Social media executives meet with British government, police officials to talk about how to keep social media from being misused by would-be rioters.
More than two weeks after riots, Britain's government and police met social media executives Thursday to discuss how to prevent their services from being used to plot violence.
The four days of rioting, triggered by a fatal police shooting in north London's Tottenham area on Aug. 4, were the worst civil disturbances to hit Britain since the 1980s, and left a trail of looted stores, torched cars and burned-out buildings in several English cities. Five people died in the violence, including three men run down by a car as they protected stores from looters in England's second city, Birmingham.
Police and politicians claim young criminals used social media to coordinate looting sprees. Prime Minister David Cameron has said police and intelligence agents would look at whether there should be limits on the use of social media sites or services like BlackBerry Messenger, which is simple and largely cost-free, in times of disorder.
Civil libertarians have reacted with alarm to suggestions the services could be shut down.
A group of rights organizations including Amnesty International and Liberty wrote an open letter to the government before the meeting with executives of Facebook, Twitter and BlackBerry maker Research in Motion Ltd.
The letter said "new measures, made in good faith but in a heated political environment, will overextend powers in ways that would be susceptible to abuse, restrict legitimate, free communication and expression and undermine people's privacy."
A Home Office spokeswoman said before the meeting that there was "no suggestion" the sites would be closed down.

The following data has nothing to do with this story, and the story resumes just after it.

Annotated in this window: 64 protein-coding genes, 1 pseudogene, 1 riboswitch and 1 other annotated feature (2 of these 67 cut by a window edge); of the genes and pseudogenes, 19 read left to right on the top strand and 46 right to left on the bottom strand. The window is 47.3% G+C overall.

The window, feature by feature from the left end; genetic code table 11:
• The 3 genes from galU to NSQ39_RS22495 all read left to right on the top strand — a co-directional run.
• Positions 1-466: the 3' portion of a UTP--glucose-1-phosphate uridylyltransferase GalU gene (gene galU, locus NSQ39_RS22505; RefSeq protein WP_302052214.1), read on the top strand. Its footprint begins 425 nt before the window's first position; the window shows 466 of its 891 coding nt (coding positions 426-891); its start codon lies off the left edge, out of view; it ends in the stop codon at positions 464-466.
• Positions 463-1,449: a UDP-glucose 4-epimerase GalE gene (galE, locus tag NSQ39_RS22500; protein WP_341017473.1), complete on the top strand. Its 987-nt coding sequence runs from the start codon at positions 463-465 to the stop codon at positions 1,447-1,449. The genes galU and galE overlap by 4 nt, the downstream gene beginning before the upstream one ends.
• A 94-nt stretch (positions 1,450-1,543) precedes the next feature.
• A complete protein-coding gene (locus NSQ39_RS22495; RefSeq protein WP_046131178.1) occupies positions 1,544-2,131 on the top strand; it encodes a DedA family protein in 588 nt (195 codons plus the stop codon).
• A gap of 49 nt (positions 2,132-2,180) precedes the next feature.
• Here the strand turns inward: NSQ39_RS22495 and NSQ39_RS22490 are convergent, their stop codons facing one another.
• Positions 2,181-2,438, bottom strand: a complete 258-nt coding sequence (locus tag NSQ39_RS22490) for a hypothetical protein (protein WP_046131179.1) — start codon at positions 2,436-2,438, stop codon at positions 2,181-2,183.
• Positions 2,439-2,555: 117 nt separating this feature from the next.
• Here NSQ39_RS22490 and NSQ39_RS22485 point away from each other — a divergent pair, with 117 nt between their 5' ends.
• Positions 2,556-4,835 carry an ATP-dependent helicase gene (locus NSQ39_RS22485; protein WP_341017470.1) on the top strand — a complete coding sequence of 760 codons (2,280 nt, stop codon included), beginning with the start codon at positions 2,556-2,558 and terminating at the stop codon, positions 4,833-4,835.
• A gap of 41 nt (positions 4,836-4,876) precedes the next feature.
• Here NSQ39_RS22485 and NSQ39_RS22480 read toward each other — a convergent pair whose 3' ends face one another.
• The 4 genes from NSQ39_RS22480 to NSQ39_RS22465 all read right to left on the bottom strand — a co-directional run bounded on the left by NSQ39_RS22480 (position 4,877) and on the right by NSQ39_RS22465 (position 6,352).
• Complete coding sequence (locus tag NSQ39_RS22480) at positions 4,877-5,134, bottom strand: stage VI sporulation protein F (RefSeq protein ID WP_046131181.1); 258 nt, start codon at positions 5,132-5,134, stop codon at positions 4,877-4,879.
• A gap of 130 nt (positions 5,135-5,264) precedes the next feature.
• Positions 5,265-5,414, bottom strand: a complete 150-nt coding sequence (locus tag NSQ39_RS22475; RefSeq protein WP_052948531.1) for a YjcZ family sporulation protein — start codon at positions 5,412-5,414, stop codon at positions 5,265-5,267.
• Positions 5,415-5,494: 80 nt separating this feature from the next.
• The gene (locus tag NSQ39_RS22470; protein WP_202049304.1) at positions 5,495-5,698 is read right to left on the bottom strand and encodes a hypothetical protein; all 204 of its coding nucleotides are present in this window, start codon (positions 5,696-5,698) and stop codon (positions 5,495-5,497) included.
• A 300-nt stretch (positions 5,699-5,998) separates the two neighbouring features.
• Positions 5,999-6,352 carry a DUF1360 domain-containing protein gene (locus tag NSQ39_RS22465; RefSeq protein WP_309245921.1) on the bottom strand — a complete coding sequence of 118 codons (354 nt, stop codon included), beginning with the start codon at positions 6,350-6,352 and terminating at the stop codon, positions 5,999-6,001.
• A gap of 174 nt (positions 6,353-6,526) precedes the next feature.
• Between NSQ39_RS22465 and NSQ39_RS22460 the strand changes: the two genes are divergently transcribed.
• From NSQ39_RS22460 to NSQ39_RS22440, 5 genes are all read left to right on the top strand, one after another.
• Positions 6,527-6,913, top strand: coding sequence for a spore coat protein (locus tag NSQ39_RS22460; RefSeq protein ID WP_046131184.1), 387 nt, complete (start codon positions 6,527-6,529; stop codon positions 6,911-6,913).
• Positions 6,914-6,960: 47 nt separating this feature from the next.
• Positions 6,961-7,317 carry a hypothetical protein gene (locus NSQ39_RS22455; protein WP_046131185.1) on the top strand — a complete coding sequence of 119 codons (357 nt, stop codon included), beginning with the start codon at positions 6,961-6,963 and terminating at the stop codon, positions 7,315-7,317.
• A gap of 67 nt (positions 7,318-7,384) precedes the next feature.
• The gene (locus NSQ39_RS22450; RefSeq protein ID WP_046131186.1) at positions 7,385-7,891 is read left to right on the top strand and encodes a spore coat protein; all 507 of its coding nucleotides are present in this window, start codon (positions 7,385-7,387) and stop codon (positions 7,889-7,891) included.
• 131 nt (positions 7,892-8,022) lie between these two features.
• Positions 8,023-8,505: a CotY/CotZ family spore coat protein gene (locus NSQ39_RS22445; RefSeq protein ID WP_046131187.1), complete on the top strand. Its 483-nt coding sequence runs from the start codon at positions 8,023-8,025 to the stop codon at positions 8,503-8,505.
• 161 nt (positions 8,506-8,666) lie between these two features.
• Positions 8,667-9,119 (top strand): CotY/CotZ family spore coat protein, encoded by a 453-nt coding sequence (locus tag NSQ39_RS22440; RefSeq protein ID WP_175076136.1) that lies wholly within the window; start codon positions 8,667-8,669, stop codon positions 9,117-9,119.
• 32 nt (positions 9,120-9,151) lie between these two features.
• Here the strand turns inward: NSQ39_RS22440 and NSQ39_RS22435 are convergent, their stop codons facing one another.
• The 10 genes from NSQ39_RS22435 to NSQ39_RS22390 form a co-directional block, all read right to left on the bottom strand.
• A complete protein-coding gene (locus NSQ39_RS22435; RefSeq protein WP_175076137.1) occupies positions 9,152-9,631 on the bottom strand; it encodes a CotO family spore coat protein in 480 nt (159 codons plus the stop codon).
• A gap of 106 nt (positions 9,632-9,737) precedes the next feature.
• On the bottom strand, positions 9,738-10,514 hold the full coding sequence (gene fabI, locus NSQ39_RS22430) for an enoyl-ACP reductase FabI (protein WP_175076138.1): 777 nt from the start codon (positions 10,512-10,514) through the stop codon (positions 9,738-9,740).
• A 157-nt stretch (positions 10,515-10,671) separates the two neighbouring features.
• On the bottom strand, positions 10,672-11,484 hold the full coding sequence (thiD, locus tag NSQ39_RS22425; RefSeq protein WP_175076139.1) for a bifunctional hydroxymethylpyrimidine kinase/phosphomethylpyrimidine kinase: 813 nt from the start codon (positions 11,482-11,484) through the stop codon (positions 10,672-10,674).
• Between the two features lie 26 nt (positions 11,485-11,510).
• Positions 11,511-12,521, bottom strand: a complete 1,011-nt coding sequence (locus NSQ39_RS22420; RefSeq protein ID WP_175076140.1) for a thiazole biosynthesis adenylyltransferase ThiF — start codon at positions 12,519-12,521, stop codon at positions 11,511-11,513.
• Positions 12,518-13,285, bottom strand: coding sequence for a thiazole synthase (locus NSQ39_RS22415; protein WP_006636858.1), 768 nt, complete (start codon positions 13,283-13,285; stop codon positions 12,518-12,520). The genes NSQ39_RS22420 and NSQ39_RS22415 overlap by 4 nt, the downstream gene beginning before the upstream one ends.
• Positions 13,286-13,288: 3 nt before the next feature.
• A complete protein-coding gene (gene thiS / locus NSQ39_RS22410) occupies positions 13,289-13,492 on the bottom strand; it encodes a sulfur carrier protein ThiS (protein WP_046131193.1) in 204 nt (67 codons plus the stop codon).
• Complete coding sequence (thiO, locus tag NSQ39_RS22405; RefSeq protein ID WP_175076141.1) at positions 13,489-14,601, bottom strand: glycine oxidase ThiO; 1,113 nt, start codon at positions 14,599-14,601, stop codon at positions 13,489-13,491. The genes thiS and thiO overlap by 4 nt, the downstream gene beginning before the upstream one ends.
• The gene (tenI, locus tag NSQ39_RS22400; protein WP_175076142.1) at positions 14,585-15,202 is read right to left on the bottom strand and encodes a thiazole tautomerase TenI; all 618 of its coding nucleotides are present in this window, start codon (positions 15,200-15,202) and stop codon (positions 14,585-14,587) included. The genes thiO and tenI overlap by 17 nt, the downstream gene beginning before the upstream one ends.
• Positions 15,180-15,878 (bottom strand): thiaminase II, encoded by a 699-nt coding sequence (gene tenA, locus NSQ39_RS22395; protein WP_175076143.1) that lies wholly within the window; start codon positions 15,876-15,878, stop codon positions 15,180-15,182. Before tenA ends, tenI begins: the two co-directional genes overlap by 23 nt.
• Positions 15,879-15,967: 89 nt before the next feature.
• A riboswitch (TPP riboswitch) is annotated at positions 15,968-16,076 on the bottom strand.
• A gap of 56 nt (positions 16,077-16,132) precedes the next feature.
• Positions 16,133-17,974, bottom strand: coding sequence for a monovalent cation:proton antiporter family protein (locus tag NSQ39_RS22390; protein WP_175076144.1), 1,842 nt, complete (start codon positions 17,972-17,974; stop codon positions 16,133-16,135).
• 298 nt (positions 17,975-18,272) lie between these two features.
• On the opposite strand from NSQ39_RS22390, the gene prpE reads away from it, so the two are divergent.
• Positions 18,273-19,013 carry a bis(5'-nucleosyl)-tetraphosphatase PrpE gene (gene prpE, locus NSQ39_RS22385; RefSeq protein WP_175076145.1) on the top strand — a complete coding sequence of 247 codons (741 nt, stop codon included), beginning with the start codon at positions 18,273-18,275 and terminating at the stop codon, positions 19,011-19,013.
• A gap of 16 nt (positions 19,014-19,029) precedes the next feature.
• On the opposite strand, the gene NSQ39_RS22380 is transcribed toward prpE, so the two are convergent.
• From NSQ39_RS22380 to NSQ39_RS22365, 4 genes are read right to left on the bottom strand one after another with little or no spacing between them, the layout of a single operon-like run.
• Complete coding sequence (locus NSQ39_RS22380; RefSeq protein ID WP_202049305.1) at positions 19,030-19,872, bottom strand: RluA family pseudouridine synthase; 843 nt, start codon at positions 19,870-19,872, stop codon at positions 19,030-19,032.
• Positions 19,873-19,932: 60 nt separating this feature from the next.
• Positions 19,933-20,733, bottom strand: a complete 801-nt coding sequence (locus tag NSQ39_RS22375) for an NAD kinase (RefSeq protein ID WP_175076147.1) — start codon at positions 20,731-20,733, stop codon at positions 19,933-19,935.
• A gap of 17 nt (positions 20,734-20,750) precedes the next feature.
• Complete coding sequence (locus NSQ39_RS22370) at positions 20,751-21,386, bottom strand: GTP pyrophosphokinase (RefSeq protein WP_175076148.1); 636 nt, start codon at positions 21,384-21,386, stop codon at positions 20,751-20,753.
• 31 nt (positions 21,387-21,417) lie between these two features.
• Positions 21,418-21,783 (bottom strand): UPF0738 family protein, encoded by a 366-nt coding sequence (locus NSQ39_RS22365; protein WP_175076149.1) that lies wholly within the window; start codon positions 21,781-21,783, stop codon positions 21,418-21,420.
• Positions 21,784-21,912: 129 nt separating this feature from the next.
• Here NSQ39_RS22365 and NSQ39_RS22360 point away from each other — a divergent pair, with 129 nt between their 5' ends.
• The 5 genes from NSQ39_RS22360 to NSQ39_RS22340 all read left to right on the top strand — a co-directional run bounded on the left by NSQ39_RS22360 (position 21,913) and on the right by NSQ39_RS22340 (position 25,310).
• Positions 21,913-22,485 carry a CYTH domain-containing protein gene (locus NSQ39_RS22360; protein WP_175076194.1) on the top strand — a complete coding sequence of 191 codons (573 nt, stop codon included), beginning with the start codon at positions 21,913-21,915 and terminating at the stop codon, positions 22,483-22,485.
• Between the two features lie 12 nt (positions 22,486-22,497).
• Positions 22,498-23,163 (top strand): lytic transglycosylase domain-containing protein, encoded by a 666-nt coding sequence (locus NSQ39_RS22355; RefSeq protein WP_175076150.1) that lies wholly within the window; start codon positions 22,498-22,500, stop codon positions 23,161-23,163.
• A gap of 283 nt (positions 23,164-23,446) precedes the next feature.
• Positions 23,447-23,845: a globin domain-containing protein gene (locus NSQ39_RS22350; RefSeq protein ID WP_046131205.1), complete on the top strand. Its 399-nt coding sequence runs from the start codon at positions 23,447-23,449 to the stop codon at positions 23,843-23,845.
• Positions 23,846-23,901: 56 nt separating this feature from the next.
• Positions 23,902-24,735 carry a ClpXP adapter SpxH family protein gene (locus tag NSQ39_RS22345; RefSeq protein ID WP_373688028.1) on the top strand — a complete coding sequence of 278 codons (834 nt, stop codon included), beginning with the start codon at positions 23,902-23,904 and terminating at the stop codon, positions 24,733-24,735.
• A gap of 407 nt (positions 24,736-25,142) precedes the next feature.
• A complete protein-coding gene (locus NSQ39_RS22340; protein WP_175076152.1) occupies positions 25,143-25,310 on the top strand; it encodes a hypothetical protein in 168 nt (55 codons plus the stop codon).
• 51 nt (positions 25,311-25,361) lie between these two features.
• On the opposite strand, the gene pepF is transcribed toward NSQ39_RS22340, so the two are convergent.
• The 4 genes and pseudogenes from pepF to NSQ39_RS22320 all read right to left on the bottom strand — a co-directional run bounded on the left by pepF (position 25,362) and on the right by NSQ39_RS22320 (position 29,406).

Afterwards, the government said the discussions "looked at how law enforcement and the networks can build on the existing relationships and cooperation to crack down on the networks being used for criminal behavior."
"The government did not seek any additional powers to close down social media networks," a Home Office spokesman said on condition of anonymity in line with government policy.
Research In Motion called the "positive and productive," saying the company was "pleased to consult on the use of social media to engage and communicate during times of emergency."
Facebook said it already took down threats of violence and other offending material, and was working on making the process speedier.
"We look forward to meeting with the home secretary to explain the measures we have been taking to ensure that Facebook is a safe and positive platform for people in the U.K. at this challenging time," the company said in a statement.
Several people have been charged with using social media to incite riots, including two men who were jailed for four years each for using Facebook to "organize and orchestrate" disorder. The riots the two called for never happened.
A senior police officer revealed last week that the force had considered seeking approval to switch off such services like Twitter during the mayhem, but decided against it.
The acting chief of London's police force, Tim Godwin, told lawmakers that the legality of such action was "very questionable," and social networks were a useful intelligence asset.
Police used Twitter to provide information updates during the riots, and said they sent officers to protect major London shopping centers and the 2012 Olympics sites after intercepting messages on Twitter and BlackBerry Messenger saying they were targets for rioters.
The issue of curbing communications is extremely sensitive for democratic governments.
Earlier this month, transit authorities in the San Francisco area cut cell phone and wireless data service in subway stations earlier this month to disrupt plans for a protest.
The move drew unfavorable comparisons to former Egyptian President Hosni Mubarak's attempts to cut Internet access to quell demonstrations protesting his regime.
Leaders of the San Francisco Bay Area's transit agency have since said they may adopt a policy allowing police to turn off wireless communications on train platforms — but only in extreme public safety circumstances.